Remembering a boy and a flag

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webmaster | 09/19/12

When I look at our flag it takes me back to a time and place I will never forget. I was 18 in 1968, when I went to join my husband, Jim, at the Naval Air Station Atsugi Japan. He was on R&R but had to go back to Vietnam in three days. He would be gone for three weeks and I would be all alone in a strange country. Each day that he was gone to Vietnam the thought was always that he might never return.

While I was at Atsugi I volunteered at the Army hospital at Camp Zama. The hospital was large and I found out later that it had over 1,000 beds and was staffed with what seemed like hundreds. I thought I could assist the hospital staff with the wounded guys coming up from the field hospitals in Vietnam.

Being young I did not know what to expect. I was really surprised when I got to Camp Zama. As I walked down the hall I noticed everything was painted green, not real dark but a soft green that matched the light shirts the staff wore. Everyone was just rushing around and did not pay much attention to me. Then I noticed the smell. The smell was of blood and urine mixed with rot. The wounded were everywhere, the rooms were full; young boys waited in passageways. Most of the boys had missing limbs. Hands, arms, feet and legs were gone. Others had terrible burns and shrapnel wounds. Some were crying, others yelling out for anyone to come to them for they were alone.

As I walked the hall all these boys wanted to talk to me or just touch my arm as I went by. The Army staff was doing its best to tend to these boys but just seemed frustrated with the amount of work and care these boys needed. The war in Vietnam had been escalating all year and hundreds of wounded were pouring into Japan.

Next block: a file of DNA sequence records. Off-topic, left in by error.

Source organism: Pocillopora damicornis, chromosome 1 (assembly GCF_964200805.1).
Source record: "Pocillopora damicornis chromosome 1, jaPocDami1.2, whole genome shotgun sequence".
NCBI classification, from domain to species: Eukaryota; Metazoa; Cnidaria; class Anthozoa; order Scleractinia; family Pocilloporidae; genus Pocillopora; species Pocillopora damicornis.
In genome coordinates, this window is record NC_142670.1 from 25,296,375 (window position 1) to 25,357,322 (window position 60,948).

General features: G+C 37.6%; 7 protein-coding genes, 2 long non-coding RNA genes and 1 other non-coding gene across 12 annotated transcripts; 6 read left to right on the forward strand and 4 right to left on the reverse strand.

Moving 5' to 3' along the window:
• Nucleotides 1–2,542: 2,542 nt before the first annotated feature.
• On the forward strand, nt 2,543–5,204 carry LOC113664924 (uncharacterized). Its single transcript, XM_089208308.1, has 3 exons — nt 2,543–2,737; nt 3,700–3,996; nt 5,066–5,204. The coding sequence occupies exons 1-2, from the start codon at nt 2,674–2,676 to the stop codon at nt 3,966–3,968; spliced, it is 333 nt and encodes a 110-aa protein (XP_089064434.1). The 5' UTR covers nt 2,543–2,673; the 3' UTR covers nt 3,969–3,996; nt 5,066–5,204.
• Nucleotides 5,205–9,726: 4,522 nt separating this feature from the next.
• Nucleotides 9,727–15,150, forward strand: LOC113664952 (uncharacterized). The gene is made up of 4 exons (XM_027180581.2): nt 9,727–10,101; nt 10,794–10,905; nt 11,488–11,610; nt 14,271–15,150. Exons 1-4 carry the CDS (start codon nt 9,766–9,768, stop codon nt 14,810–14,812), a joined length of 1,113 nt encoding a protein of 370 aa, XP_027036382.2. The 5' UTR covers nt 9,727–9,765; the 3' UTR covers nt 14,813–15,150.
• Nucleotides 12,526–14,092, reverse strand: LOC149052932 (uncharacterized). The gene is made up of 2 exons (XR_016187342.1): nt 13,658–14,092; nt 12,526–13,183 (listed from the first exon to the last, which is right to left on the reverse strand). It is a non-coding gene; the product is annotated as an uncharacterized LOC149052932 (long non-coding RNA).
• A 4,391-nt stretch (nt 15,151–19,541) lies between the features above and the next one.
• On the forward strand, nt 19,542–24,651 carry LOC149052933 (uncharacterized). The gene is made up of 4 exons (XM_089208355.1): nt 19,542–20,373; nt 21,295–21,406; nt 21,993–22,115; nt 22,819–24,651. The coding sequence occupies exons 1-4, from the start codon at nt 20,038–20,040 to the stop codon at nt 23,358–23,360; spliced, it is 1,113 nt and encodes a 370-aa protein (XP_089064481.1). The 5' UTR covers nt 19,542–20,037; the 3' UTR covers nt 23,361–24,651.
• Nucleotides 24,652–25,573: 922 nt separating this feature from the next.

I finally reached the end of the hall and here sat a young kid like me in a wheel chair. He was missing his left leg and both hands had serious bums that had healed but were scarred and deformed. I knelt down by this boy to see if maybe he needed help or maybe just to talk. I noticed his right hand was clenched in a fist and a small amount of cloth could be seen through his fingers. It was small and tiny but he clutched it like it was precious to him. I asked him what it was and he just held out his hand and very carefully opened it. There on his burned hand was a tiny U.S. flag. He held it like it was more precious than gold. Made of cloth it also looked burned and its colors were faded but still identifiable as our flag. As we began to talk he told me how much he loved our country and had carried the flag since leaving home. He said he had taken the flag out on numerous times and posted it while out in the jungle. He looked at me and said if he had to do it all over again he would give his all again without question for it was his duty as an American.

I had never heard such words. They have been in my heart forever. I had to leave shortly thereafter, and regretfully I never asked his name. On my other trips to Zama I never saw him again, but I will always remember him as a boy with no bitterness in his heart, a true patriot, and he was there for us. When I put my hand over my heart to say the pledge of allegiance, or see our flag blowing in the wind I’m often taken back to that boy at Camp Zama Army Hospital. Don’t ever forget our veterans and those that are serving now, they need our prayers daily. God bless us all.

Renee Brooks,
Madera

 

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